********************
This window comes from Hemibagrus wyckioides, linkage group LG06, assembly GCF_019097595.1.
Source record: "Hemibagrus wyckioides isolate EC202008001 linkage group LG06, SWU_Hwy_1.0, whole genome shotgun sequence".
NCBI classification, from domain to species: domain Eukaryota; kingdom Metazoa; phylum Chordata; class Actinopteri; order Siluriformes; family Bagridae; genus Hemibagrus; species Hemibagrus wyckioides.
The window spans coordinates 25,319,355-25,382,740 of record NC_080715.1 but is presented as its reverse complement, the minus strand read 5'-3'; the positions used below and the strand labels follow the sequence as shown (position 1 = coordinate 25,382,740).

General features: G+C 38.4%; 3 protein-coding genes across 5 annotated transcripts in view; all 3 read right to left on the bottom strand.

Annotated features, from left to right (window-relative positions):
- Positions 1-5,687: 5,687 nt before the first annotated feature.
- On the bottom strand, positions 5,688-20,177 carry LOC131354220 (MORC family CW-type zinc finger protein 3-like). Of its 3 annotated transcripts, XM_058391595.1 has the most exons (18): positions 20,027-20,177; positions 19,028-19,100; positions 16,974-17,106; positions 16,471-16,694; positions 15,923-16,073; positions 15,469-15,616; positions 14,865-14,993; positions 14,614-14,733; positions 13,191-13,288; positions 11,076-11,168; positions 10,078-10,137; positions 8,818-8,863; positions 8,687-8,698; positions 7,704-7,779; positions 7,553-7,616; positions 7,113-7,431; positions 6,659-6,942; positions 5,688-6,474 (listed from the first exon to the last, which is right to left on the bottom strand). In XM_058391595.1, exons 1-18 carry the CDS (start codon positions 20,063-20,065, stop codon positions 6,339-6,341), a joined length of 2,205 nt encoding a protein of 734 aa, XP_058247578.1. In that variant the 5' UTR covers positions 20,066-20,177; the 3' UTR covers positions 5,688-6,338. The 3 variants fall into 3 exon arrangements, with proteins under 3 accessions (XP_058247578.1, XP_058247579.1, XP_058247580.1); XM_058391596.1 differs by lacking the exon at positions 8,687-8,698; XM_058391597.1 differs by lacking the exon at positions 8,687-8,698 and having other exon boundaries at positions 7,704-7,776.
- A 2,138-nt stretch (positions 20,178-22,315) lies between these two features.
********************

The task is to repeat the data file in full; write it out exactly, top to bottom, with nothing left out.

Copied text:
This window comes from Hemibagrus wyckioides, linkage group LG06, assembly GCF_019097595.1.
Source record: "Hemibagrus wyckioides isolate EC202008001 linkage group LG06, SWU_Hwy_1.0, whole genome shotgun sequence".
NCBI classification, from domain to species: domain Eukaryota; kingdom Metazoa; phylum Chordata; class Actinopteri; order Siluriformes; family Bagridae; genus Hemibagrus; species Hemibagrus wyckioides.
The window spans coordinates 25,319,355-25,382,740 of record NC_080715.1 but is presented as its reverse complement, the minus strand read 5'-3'; the positions used below and the strand labels follow the sequence as shown (position 1 = coordinate 25,382,740).

General features: G+C 38.4%; 3 protein-coding genes across 5 annotated transcripts in view; all 3 read right to left on the bottom strand.

Annotated features, from left to right (window-relative positions):
- Positions 1-5,687: 5,687 nt before the first annotated feature.
- On the bottom strand, positions 5,688-20,177 carry LOC131354220 (MORC family CW-type zinc finger protein 3-like). Of its 3 annotated transcripts, XM_058391595.1 has the most exons (18): positions 20,027-20,177; positions 19,028-19,100; positions 16,974-17,106; positions 16,471-16,694; positions 15,923-16,073; positions 15,469-15,616; positions 14,865-14,993; positions 14,614-14,733; positions 13,191-13,288; positions 11,076-11,168; positions 10,078-10,137; positions 8,818-8,863; positions 8,687-8,698; positions 7,704-7,779; positions 7,553-7,616; positions 7,113-7,431; positions 6,659-6,942; positions 5,688-6,474 (listed from the first exon to the last, which is right to left on the bottom strand). In XM_058391595.1, exons 1-18 carry the CDS (start codon positions 20,063-20,065, stop codon positions 6,339-6,341), a joined length of 2,205 nt encoding a protein of 734 aa, XP_058247578.1. In that variant the 5' UTR covers positions 20,066-20,177; the 3' UTR covers positions 5,688-6,338. The 3 variants fall into 3 exon arrangements, with proteins under 3 accessions (XP_058247578.1, XP_058247579.1, XP_058247580.1); XM_058391596.1 differs by lacking the exon at positions 8,687-8,698; XM_058391597.1 differs by lacking the exon at positions 8,687-8,698 and having other exon boundaries at positions 7,704-7,776.
- A 2,138-nt stretch (positions 20,178-22,315) lies between these two features.